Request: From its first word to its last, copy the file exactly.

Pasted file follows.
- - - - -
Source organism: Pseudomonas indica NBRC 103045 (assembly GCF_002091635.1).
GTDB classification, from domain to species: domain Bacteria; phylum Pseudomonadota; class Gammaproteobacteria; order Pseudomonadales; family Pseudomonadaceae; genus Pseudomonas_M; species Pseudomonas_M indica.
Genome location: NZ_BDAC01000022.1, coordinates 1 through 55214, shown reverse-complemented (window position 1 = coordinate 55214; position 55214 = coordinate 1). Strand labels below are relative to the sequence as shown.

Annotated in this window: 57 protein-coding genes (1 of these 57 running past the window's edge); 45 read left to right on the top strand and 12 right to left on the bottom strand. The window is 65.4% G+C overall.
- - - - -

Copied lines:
Source organism: Pseudomonas indica NBRC 103045 (assembly GCF_002091635.1).
GTDB classification, from domain to species: domain Bacteria; phylum Pseudomonadota; class Gammaproteobacteria; order Pseudomonadales; family Pseudomonadaceae; genus Pseudomonas_M; species Pseudomonas_M indica.
Genome location: NZ_BDAC01000022.1, coordinates 1 through 55214, shown reverse-complemented (window position 1 = coordinate 55214; position 55214 = coordinate 1). Strand labels below are relative to the sequence as shown.

Annotated in this window: 57 protein-coding genes (1 of these 57 running past the window's edge); 45 read left to right on the top strand and 12 right to left on the bottom strand. The window is 65.4% G+C overall.